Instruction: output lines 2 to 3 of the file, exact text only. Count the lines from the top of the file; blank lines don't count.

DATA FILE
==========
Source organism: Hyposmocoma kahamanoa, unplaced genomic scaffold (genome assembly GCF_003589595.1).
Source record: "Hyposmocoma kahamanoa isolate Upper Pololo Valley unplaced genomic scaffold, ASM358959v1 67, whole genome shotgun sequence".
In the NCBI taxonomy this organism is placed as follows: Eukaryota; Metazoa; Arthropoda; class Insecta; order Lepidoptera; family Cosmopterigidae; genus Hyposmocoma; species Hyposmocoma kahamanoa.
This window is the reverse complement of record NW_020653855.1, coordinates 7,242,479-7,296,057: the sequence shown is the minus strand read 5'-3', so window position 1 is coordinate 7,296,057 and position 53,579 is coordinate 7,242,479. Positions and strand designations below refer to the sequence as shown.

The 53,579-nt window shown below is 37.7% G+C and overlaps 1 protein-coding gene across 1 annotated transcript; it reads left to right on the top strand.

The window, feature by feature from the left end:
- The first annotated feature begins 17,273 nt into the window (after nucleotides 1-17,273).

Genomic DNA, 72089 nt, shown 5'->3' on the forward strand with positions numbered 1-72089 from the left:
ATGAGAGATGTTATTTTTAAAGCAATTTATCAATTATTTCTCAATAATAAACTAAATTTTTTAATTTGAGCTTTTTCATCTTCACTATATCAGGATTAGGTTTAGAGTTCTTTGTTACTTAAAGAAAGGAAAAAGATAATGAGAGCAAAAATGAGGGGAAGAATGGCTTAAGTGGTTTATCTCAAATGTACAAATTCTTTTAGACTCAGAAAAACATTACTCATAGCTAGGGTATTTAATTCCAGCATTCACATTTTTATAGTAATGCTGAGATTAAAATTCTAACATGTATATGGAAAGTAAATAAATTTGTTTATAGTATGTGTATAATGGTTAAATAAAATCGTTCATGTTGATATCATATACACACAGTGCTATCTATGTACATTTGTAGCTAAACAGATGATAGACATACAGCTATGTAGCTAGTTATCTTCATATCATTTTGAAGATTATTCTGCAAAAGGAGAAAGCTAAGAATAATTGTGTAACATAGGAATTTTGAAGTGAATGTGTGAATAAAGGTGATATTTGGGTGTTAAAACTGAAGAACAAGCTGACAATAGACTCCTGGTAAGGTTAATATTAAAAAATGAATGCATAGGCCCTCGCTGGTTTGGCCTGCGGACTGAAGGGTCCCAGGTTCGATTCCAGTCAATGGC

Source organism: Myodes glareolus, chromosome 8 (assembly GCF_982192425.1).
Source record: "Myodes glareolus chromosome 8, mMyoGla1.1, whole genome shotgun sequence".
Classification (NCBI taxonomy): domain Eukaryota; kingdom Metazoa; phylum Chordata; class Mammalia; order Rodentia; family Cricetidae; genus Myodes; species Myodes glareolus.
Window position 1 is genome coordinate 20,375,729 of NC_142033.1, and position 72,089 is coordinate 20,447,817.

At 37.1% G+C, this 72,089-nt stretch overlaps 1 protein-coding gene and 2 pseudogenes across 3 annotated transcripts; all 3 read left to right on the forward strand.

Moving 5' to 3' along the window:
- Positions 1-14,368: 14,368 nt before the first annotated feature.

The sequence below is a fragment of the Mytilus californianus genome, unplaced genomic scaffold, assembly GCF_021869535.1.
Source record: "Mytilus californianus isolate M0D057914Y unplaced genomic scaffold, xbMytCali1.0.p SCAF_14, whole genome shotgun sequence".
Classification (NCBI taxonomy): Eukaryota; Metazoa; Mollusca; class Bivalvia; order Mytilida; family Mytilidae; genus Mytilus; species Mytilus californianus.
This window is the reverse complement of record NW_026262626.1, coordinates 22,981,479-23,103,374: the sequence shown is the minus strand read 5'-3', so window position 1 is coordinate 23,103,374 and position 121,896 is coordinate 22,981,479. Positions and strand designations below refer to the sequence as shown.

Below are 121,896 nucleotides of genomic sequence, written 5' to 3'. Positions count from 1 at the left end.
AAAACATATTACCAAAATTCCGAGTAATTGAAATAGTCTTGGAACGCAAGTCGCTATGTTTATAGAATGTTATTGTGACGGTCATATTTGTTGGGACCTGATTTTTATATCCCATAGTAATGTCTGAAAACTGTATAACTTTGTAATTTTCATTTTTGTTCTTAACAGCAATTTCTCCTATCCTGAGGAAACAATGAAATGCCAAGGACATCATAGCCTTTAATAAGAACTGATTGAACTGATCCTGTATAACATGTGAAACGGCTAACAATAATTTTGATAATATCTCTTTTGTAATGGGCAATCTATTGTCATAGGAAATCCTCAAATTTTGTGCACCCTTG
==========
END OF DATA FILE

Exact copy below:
Source record: "Hyposmocoma kahamanoa isolate Upper Pololo Valley unplaced genomic scaffold, ASM358959v1 67, whole genome shotgun sequence".
In the NCBI taxonomy this organism is placed as follows: Eukaryota; Metazoa; Arthropoda; class Insecta; order Lepidoptera; family Cosmopterigidae; genus Hyposmocoma; species Hyposmocoma kahamanoa.